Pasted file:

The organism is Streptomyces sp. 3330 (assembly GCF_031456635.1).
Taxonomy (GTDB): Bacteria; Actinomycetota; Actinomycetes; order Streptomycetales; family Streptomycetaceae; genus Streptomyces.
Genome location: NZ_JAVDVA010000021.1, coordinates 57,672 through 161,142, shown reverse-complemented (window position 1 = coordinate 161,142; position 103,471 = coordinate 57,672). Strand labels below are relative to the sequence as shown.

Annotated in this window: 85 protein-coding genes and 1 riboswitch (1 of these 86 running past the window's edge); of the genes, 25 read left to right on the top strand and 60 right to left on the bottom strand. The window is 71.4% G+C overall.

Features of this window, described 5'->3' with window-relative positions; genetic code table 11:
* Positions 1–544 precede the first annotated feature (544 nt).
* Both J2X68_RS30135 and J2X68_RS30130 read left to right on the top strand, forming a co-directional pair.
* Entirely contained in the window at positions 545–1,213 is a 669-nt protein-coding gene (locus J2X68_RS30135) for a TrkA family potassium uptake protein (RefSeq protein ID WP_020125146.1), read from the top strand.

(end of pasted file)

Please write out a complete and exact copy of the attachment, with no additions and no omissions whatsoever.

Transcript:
The organism is Streptomyces sp. 3330 (assembly GCF_031456635.1).
Taxonomy (GTDB): Bacteria; Actinomycetota; Actinomycetes; order Streptomycetales; family Streptomycetaceae; genus Streptomyces.
Genome location: NZ_JAVDVA010000021.1, coordinates 57,672 through 161,142, shown reverse-complemented (window position 1 = coordinate 161,142; position 103,471 = coordinate 57,672). Strand labels below are relative to the sequence as shown.

Annotated in this window: 85 protein-coding genes and 1 riboswitch (1 of these 86 running past the window's edge); of the genes, 25 read left to right on the top strand and 60 right to left on the bottom strand. The window is 71.4% G+C overall.

Features of this window, described 5'->3' with window-relative positions; genetic code table 11:
* Positions 1–544 precede the first annotated feature (544 nt).
* Both J2X68_RS30135 and J2X68_RS30130 read left to right on the top strand, forming a co-directional pair.
* Entirely contained in the window at positions 545–1,213 is a 669-nt protein-coding gene (locus J2X68_RS30135) for a TrkA family potassium uptake protein (RefSeq protein ID WP_020125146.1), read from the top strand.